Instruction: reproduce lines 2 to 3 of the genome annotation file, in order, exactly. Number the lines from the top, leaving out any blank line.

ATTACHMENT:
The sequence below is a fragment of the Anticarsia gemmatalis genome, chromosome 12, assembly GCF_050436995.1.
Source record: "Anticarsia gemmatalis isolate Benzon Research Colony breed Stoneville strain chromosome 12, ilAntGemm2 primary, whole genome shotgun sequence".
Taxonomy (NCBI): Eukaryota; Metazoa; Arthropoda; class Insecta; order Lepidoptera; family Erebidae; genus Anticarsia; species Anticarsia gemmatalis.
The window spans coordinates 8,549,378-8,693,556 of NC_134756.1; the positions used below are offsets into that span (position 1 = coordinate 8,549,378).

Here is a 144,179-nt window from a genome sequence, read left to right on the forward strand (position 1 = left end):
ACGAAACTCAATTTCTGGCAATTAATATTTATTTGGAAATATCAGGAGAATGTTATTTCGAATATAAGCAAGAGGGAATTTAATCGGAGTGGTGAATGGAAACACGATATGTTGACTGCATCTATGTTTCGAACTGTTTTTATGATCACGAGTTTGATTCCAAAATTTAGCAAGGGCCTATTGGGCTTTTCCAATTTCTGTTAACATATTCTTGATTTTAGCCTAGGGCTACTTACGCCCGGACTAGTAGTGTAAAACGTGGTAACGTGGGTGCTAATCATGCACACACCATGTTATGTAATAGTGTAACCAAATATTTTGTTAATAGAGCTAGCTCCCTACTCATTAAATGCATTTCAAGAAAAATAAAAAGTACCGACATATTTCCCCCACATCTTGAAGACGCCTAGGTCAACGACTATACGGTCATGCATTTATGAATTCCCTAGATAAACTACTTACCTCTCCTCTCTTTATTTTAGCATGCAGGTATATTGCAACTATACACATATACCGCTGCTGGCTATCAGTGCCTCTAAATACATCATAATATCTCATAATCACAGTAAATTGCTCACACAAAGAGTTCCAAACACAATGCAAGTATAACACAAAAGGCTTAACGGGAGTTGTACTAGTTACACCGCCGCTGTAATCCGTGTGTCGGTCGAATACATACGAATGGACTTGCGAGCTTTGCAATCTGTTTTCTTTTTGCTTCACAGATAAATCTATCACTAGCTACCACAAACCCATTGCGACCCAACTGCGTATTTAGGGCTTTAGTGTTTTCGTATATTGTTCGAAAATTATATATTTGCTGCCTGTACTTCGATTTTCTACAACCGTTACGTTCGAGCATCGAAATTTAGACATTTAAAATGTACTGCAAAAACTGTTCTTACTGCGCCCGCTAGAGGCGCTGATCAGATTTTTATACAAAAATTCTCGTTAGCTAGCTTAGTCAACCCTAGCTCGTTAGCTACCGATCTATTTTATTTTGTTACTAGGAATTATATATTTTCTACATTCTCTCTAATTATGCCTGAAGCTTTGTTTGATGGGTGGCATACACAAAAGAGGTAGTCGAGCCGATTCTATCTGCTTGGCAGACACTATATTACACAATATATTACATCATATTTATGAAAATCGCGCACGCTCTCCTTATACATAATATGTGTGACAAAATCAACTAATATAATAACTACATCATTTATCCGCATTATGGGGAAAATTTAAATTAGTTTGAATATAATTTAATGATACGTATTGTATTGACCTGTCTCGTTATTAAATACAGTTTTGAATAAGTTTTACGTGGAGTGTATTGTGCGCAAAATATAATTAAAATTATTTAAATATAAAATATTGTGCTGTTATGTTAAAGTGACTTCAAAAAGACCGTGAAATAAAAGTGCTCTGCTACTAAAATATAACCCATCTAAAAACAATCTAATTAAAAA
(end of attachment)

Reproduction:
Source record: "Anticarsia gemmatalis isolate Benzon Research Colony breed Stoneville strain chromosome 12, ilAntGemm2 primary, whole genome shotgun sequence".
Taxonomy (NCBI): Eukaryota; Metazoa; Arthropoda; class Insecta; order Lepidoptera; family Erebidae; genus Anticarsia; species Anticarsia gemmatalis.